The notion has also occurred to me, over the past several days, that it is all well and good to feel love for so many people, but that it’s time to take it up a notch-and conduct my visits to, say, coffee houses and restaurants in ways that truly provide both support and encouragement of those for whom I care most, and recognizing that it’s best if I minimize occupying a table for four, especially on what looks to be a busy time. More take-outs will be in order. Nuance is coming increasingly into my view, which is both progress in handling autism and deepening of my sense of purpose.

Love is best shown by recognizing what the loved one needs, and doing what one can to fill that need. Most often, the matter requires both keen observation and forethought. I’m getting better at both.

The Future of Power

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September 4, 2022, Colorado Springs- I had breakfast with a group of children, this morning. The topic of conversation (to which I was largely relegated to the role of listener) was the quality of schools and of those schools’ schedules. There was a fairly lively debate about the advantages of sacrificing an hour of sleeping-in, four days a week, for the joys of a Friday off. Siblings from a rural community, in southeast Colorado, have that reality. The rest, living in various communities along the Front Range, are attending schools with standard, M-F 8-3 regimens. Quietly, I empathize with the four-day week, though I would have to LIVE near the school that starts at 7 a.m., in order to work there-especially in winter. The children, ages 6-10, have definite expectations about what they want from their teachers-and recess is not their “favourite subject”.

Another aspect of child life these days is, as it has ever been, the angst of adults, especially of grandparents and their contemporaries, over “What will become of humanity?”, as they observe little boys fighting, throwing things from rocks to tantrums and being generally aggressive. “Where do they get that from?”, asked one grandmother, while fretting that the generation will become inherently violent in their own adulthood. The answer to the question is: We are, physically, animals, and thus have one part of ourselves that is territorial and defensive. The answer to the second fear is: It falls to us to nurture the rising generations, intervene, nonviolently, in the fracas and offer alternatives to trail by combat. It is going to take a long time to get past the genetic memory of spanking, a practice which I admit I used, albeit sparingly, in bygone days. Yes, adults who hit, with the best of intentions, sanction present and future hitting by their offspring. Thankfully, I saw only nonviolent firmness and loving care by parents, even when they thought no one was watching, these past three days. The toughest of men were as steel and velvet, and the women were, as ever, firm and gentle. The little boys will grow up, by and large, to emulate their fathers.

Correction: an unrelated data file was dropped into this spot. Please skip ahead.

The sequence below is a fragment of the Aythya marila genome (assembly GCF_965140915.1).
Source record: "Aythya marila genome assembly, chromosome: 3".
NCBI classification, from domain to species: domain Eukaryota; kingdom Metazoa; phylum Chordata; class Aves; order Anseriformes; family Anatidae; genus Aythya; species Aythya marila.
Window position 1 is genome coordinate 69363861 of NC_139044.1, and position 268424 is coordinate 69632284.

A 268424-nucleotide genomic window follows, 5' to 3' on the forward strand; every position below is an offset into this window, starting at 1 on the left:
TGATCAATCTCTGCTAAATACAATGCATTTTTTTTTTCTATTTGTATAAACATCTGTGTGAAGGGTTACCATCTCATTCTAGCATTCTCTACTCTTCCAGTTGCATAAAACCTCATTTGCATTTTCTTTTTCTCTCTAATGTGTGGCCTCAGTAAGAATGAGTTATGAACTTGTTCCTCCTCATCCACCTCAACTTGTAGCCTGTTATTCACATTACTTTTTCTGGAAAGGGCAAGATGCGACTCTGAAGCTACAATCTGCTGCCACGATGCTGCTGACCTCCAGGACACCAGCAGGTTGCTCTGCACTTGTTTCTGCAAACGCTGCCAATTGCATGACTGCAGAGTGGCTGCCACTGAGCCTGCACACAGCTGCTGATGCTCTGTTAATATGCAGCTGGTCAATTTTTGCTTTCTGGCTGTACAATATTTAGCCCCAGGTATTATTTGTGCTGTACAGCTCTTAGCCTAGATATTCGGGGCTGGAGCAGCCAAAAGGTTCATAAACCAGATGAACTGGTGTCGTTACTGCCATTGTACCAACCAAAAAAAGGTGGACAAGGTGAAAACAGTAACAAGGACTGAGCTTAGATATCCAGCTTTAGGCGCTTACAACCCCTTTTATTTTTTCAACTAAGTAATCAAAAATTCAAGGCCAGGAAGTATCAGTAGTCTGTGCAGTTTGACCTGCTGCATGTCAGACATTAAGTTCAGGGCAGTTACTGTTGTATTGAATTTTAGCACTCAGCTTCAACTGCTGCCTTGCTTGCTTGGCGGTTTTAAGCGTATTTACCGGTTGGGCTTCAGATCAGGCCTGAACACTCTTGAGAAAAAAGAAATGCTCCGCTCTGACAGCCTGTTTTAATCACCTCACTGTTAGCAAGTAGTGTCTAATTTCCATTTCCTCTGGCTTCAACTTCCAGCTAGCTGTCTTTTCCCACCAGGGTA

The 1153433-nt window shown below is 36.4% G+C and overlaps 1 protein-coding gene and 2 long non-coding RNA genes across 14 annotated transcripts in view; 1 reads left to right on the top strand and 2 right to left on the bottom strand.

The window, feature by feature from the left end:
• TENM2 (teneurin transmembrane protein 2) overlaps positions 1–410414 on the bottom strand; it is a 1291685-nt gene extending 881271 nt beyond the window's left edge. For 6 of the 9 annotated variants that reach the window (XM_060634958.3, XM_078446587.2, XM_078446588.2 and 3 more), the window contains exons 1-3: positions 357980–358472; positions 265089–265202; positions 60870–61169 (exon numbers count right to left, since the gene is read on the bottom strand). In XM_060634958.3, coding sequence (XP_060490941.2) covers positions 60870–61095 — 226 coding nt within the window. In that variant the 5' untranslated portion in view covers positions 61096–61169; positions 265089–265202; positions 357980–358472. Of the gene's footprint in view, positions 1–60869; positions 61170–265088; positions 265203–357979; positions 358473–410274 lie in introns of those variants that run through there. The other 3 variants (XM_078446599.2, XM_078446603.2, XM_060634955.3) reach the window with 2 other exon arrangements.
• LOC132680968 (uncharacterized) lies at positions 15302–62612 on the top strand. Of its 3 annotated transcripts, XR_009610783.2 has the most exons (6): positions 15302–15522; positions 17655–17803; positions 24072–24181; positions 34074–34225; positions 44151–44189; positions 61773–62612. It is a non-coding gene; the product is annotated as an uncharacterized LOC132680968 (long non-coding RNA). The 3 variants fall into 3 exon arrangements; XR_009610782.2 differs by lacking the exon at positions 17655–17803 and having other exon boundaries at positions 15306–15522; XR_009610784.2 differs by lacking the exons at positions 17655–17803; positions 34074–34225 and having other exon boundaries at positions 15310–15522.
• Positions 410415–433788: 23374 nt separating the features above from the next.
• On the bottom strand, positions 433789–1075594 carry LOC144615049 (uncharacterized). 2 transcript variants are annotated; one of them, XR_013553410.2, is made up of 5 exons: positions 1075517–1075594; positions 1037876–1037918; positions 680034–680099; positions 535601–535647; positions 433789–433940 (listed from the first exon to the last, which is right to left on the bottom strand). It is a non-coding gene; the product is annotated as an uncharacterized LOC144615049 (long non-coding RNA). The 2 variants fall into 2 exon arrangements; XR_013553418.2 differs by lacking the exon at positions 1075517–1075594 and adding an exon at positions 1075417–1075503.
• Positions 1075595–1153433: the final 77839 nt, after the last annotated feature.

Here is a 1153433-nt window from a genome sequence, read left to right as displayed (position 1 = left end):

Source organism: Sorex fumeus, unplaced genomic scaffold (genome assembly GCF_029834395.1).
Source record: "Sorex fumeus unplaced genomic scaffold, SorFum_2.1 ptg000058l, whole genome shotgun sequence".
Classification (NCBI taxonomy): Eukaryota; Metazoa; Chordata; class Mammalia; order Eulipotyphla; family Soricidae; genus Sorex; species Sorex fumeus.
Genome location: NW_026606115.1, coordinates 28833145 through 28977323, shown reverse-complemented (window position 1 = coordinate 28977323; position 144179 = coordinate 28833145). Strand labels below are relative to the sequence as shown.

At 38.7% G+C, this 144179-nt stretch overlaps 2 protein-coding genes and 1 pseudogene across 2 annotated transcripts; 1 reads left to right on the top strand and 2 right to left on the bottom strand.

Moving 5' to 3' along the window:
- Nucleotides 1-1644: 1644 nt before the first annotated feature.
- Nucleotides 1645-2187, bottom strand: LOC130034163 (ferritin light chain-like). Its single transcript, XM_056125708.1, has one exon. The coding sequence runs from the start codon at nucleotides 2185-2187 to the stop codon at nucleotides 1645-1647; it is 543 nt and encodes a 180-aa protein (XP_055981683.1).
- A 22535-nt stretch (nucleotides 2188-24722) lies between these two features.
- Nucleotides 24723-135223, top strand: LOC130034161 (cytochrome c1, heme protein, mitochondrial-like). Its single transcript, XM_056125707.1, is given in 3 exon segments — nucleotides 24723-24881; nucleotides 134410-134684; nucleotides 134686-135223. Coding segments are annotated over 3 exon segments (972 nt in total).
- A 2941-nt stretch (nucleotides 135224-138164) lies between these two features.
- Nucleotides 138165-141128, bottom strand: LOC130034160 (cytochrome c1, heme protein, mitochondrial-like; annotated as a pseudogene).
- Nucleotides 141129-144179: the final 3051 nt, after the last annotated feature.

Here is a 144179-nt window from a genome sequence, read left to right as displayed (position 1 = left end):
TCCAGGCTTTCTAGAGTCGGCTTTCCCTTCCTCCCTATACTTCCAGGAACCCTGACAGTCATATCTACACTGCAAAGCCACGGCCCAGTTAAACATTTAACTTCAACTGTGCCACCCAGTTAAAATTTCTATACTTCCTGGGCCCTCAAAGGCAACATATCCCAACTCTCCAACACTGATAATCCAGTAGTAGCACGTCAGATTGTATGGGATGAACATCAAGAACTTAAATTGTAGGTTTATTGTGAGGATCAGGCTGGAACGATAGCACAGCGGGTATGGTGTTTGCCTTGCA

I am coming away from this gathering of Baha’is, and some of our friends from the wider community, with deep-seated hope. The emphasis here has been on cooperation and creativity, as well as the deepening of faith. The power invested in children, and the channeling of energy in a constructive direction, is being replicated in any number of communities, nationally and worldwide. It is this phenomenon which is actively competing with the acquiescence to the above-mentioned violence, and the use of electronic media as passive diversions, for the hearts and minds of young people. The children, based on what I heard this morning at breakfast, prefer the former.

Power thrives on encouragement and nurturing.

The Walls Continue to Shatter

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September 3, 2022, Colorado Springs- “Ye are the fruits of one tree and the leaves of one branch”-Baha’u’llah.

The above statement was written by our Spiritual Teacher to the entire human race, nearly 150 years ago. He asked what harm there was in recognizing the Oneness of Mankind, and never sought power, money or political influence. Those whose aims WERE rooted in such earthly concerns saw fit to attack him, both physically and socially. Their views were, and are, short-sighted, not even considering the true interests of their countrymen or even their own long-term best interests. He had every one’s prosperity and well-being in mind, throughout His Ministry and His Teachings will resonate for centuries to come, as do the essential Teachings of every Messenger of God. There is not a scintilla of difference between Them, in terms of spiritual truths.